Humane Medicine

Hardcover (Print)
Used and New from Other Sellers
Used and New from Other Sellers
from $14.99
Usually ships in 1-2 business days
(Save 69%)
Other sellers (Hardcover)
  • All (7) from $14.99   
  • New (2) from $50.00   
  • Used (5) from $14.99   
Close
Sort by
Page 1 of 1
Showing All
Note: Marketplace items are not eligible for any BN.com coupons and promotions
$50.00
Seller since 2014

Feedback rating:

(114)

Condition:

New — never opened or used in original packaging.

Like New — packaging may have been opened. A "Like New" item is suitable to give as a gift.

Very Good — may have minor signs of wear on packaging but item works perfectly and has no damage.

Good — item is in good condition but packaging may have signs of shelf wear/aging or torn packaging. All specific defects should be noted in the Comments section associated with each item.

Acceptable — item is in working order but may show signs of wear such as scratches or torn packaging. All specific defects should be noted in the Comments section associated with each item.

Used — An item that has been opened and may show signs of wear. All specific defects should be noted in the Comments section associated with each item.

Refurbished — A used item that has been renewed or updated and verified to be in proper working condition. Not necessarily completed by the original manufacturer.

New
Brand new.

Ships from: acton, MA

Usually ships in 1-2 business days

  • Standard, 48 States
  • Standard (AK, HI)
$54.50
Seller since 2014

Feedback rating:

(227)

Condition: New
Brand New Item.

Ships from: Chatham, NJ

Usually ships in 1-2 business days

  • Canadian
  • International
  • Standard, 48 States
  • Standard (AK, HI)
  • Express, 48 States
  • Express (AK, HI)
Page 1 of 1
Showing All
Close
Sort by

Overview

In the late twentieth century the impressive achievements of modern medicine are obvious. Yet medicine seems to have failed to satisfy public expectations. Is there something wrong with medical research and practice? This book, written by a surgeon with more than 30 years experience of clinical medicine, examines what it is that doctors do, and what it is that patients expect them to do. It finds that in the face of uncertainty, expectation and reality often diverge. Starting from the communication difficulties that exist between doctors and patients, Humane Medicine explores the roles of science, ethics and the humanities in medical practice. It forcefully argues that more science cannot heal this rift nor can better education in ethics. To foster better communication, medical teachers must change their philosophy and methods, so that value-laden issues in clinical medicine are interwoven with the necessary science. Professor Little outlines some possible ways to achieve this.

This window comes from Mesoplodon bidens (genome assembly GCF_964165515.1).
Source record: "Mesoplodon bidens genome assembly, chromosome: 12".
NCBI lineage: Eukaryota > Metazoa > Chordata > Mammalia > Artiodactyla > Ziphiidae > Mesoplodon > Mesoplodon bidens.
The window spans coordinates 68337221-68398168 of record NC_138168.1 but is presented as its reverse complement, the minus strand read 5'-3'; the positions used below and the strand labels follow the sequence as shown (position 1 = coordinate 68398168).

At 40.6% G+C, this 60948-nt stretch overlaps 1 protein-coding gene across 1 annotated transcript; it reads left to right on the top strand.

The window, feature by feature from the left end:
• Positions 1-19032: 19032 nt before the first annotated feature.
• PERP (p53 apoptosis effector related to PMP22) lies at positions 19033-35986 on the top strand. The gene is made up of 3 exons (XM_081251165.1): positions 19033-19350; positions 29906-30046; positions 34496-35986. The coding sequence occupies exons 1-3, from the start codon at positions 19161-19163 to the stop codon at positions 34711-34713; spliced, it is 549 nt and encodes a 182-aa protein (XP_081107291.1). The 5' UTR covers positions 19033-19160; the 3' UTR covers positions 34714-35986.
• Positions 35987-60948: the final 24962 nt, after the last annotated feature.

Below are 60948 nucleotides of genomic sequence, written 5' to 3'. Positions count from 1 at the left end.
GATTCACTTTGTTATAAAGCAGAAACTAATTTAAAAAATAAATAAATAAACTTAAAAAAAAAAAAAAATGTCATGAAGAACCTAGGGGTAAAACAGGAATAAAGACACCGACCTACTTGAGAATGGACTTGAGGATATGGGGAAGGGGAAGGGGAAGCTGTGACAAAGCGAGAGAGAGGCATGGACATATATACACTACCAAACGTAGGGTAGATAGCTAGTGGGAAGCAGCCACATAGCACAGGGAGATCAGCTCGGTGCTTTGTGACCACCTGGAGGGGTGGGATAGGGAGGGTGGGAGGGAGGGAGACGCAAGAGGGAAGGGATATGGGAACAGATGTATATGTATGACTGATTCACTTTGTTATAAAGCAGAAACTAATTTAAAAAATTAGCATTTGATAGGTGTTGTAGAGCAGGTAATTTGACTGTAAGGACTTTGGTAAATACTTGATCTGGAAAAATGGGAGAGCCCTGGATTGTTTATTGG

The book contains black-and-white illustrations.

Read More Show Less

Editorial Reviews

David L. Nahrwold
The basis of humanism in medicine is communication between patient and physician, but the basis of improvements in longevity and health status is technology. The author, an Australian surgeon, explores this dilemma by examining how physicians make medical decisions and how they communicate with their patients. To this end, he discusses the scientific method, probability, patient autonomy, ethics, informed consent, professionalism, and medical linguistics. He uses the revealing reactions of physicians to their own illnesses to create a compelling case for change and a template for modifying the physician-patient relationship. The author dissects the physician-patient relationship to expose its components for scrutiny by the profession, hoping to bring about change. He encourages education, changes in medical curriculum and clinical paradigms, and a conscious change from a medical model which is biopositivist to one which is biohumane. He provides convincing evidence that the profession can remedy the communication problem between doctors and their patients. Thus, the author has achieved his objectives. The book is of interest to all healthcare workers and those who set health policy. The audience needing it the most, young physicians and students, may find it difficult to understand, owing not to its complexity but to their lack of experience with life and patients. This compels the more senior reader to push for the changes the author recommends. The publishing industry seems loath to tell readers much about authors. One can only surmise that Little is an extraordinary physician, ethicist, and scholar. The book itself establishes his credentials as a writer. The chapters are short, sothe reader can digest and contemplate !he material before tackling the next chapter on a later day. The references are current and interesting, but not exhaustive. The price makes the book a bargain. A helpful glossary of terms, mostly from the social sciences, and a model humane medicine teaching exercise add to its value. This is a serious examination of the fundamental problems that plague the doctor-patient relationship. Physician leaders and public policymakers will serve the citizenry and the medical profession better by studying this important work.
From The Critics
Reviewer: David L. Nahrwold, MD (Northwestern University Feinberg School of Medicine)
Description: The basis of humanism in medicine is communication between patient and physician, but the basis of improvements in longevity and health status is technology. The author, an Australian surgeon, explores this dilemma by examining how physicians make medical decisions and how they communicate with their patients. To this end, he discusses the scientific method, probability, patient autonomy, ethics, informed consent, professionalism, and medical linguistics. He uses the revealing reactions of physicians to their own illnesses to create a compelling case for change and a template for modifying the physician-patient relationship.